Care and maintenance of a thatched roof

Care, maintenance and repair are crucial factors that determine the longevity of a thatched roof. Preventive care and maintenance is of great importance for a roof. Proper care can help delay expensive renovations. If there is bird or storm damage, immediate action rarely costs much. A crack in the ridge masonry is easy to repair. However, if it does not react, water can penetrate to the affected areas. Over time, the amount of money needed to repair the damage multiplies and unpredictable consequential damage can occur. Algae, moss and fungus are considered the main causes of damage to thatched roofs or premature aging. Therefore, in recent years, combating algae and, to a lesser extent, moss has become part of maintenance work.

General care and maintenance of a thatched roof

As part of the general care of a thatched roof, it is advisable to clean and tighten the roof once a year.

The better a thatched roof is cared for and maintained, the longer it will last. A dirty roof with pine needles, leaves, moss and algae will take longer to dry than a clean roof. The wet and damp condition of the roof, in turn, promotes the growth of fungi, which feed on the cellulose and thus break down the thatch. Timely and professional maintenance extends the life of a roof many times over. Therefore, maintenance work is cheaper in the long run than might appear at first glance.

The reverse is also true. A lack of care always has a negative effect on the longevity of the roof. The following measures can help your thatched roof:

Algae and moss control on thatched roofs

The drier a roof is, the longer it lasts. Wind and sun are primarily responsible for the “natural drying out” of the roof. So, if a roof isn't exposed to both of these elements, it can't dry efficiently and the likelihood of a film of algae forming increases. This layer can seal the roof surface tightly and causes the roof to stay wet longer. The result is reduced roof life. It is therefore important to try to control algae growth. In case of dryness, an algaecide can be applied. The control agent is applied to the roof with a spray gun (avoid high pressure). Algae and moss are killed, and as the thatched roof becomes drier on average, fungi lose their livelihood. Measures aimed solely at fungi would at best address the symptoms and not the cause of the growth. This procedure is inexpensive and worthwhile as it can save money on necessary renovations and make your roof last longer (an additional 10-15 years).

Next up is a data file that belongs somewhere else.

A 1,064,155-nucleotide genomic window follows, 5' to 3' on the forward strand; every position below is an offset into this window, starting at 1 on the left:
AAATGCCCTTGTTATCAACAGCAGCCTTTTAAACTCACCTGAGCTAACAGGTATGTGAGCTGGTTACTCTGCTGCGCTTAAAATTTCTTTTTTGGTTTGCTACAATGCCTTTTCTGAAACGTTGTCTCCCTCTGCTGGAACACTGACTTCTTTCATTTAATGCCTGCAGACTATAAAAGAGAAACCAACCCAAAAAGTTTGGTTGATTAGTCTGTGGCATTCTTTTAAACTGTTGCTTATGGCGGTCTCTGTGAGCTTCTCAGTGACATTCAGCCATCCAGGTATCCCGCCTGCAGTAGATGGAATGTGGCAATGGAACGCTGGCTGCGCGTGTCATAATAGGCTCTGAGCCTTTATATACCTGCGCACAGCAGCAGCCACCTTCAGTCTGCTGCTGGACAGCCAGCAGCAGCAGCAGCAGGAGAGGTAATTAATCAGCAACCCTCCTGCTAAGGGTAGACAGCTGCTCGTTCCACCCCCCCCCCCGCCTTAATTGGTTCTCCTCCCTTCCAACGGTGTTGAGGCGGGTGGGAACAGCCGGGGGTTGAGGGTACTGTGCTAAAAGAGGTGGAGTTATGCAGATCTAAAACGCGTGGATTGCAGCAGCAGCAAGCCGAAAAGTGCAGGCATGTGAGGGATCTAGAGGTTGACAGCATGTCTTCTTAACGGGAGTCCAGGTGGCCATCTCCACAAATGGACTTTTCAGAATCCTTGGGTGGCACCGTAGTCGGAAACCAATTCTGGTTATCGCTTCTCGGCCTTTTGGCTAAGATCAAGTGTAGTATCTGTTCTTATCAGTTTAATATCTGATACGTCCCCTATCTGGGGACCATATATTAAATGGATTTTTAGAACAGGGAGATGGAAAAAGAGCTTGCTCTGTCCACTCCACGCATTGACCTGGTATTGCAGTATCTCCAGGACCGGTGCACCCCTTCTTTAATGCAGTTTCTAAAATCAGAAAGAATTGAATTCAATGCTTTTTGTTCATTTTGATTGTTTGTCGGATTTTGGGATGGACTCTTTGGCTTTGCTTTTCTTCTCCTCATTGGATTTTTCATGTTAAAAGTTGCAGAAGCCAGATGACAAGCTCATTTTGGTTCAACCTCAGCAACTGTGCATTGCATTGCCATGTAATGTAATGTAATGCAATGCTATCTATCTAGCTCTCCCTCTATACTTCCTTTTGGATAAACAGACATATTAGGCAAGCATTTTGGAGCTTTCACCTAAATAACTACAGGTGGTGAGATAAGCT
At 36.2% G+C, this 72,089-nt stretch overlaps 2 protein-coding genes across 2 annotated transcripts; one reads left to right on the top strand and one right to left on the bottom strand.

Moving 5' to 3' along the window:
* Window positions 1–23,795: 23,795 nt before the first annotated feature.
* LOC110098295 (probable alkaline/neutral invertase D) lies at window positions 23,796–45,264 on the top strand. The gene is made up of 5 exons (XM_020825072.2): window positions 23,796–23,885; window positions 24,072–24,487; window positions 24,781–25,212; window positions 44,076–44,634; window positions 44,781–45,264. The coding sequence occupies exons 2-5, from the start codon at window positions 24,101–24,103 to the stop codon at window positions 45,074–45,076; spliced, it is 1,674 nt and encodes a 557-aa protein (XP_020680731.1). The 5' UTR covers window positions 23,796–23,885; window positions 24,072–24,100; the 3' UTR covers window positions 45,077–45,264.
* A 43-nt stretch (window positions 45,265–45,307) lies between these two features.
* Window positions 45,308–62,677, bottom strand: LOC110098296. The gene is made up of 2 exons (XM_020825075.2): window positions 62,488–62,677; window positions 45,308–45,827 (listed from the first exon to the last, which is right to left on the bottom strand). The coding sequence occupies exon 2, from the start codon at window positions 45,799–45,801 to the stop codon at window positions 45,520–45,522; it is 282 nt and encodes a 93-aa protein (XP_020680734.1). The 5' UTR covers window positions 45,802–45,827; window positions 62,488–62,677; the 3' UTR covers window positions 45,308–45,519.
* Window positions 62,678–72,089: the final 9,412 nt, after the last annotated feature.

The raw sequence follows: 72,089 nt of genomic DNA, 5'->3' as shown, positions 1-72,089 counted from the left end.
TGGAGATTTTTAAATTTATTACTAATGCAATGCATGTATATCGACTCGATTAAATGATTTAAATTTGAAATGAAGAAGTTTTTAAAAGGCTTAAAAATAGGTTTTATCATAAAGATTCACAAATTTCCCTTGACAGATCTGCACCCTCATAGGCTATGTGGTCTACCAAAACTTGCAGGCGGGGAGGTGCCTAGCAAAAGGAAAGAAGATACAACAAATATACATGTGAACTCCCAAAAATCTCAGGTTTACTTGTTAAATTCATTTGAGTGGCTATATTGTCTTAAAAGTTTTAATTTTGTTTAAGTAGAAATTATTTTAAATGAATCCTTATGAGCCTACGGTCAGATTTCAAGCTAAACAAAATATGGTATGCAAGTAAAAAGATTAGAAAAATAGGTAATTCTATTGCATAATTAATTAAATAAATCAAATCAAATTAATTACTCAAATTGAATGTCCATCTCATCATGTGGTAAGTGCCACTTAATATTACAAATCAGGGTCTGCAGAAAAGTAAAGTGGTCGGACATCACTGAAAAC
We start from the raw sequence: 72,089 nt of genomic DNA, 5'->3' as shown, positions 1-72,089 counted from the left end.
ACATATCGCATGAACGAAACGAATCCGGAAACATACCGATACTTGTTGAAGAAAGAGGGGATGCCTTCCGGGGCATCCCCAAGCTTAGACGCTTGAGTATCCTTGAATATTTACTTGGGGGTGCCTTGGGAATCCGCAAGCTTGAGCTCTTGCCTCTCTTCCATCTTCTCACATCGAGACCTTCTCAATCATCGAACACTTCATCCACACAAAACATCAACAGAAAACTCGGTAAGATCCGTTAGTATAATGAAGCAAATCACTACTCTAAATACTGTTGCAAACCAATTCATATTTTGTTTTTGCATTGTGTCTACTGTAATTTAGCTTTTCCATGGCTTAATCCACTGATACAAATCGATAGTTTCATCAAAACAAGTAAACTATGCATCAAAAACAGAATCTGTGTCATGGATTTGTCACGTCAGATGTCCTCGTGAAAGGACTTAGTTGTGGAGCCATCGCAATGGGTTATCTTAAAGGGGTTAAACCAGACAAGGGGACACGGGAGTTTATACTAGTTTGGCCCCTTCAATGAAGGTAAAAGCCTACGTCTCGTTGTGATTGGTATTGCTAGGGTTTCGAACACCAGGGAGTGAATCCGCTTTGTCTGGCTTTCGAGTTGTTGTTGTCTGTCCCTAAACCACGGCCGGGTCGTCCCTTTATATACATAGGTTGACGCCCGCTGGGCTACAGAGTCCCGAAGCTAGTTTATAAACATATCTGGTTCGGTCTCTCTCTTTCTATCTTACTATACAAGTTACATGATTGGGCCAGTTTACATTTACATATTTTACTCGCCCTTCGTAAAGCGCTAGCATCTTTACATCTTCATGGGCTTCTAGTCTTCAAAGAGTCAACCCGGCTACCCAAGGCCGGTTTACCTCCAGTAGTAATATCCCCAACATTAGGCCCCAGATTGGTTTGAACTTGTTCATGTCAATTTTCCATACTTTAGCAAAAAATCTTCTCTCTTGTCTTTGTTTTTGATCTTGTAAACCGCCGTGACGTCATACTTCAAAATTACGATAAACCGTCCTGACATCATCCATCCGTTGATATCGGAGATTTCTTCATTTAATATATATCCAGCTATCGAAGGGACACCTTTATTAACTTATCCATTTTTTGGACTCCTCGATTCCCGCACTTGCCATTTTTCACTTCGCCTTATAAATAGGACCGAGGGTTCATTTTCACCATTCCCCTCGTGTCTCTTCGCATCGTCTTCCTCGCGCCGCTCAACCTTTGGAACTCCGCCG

A welcome side effect is that your roof looks better. If the algae is not removed in time, you can easily spend ten times as much on renovation work. After carrying out maintenance work, additional protective treatment must be carried out. If you don't do this, it will take the remaining moss and algae less than a year to recover and spread all over the roof again.
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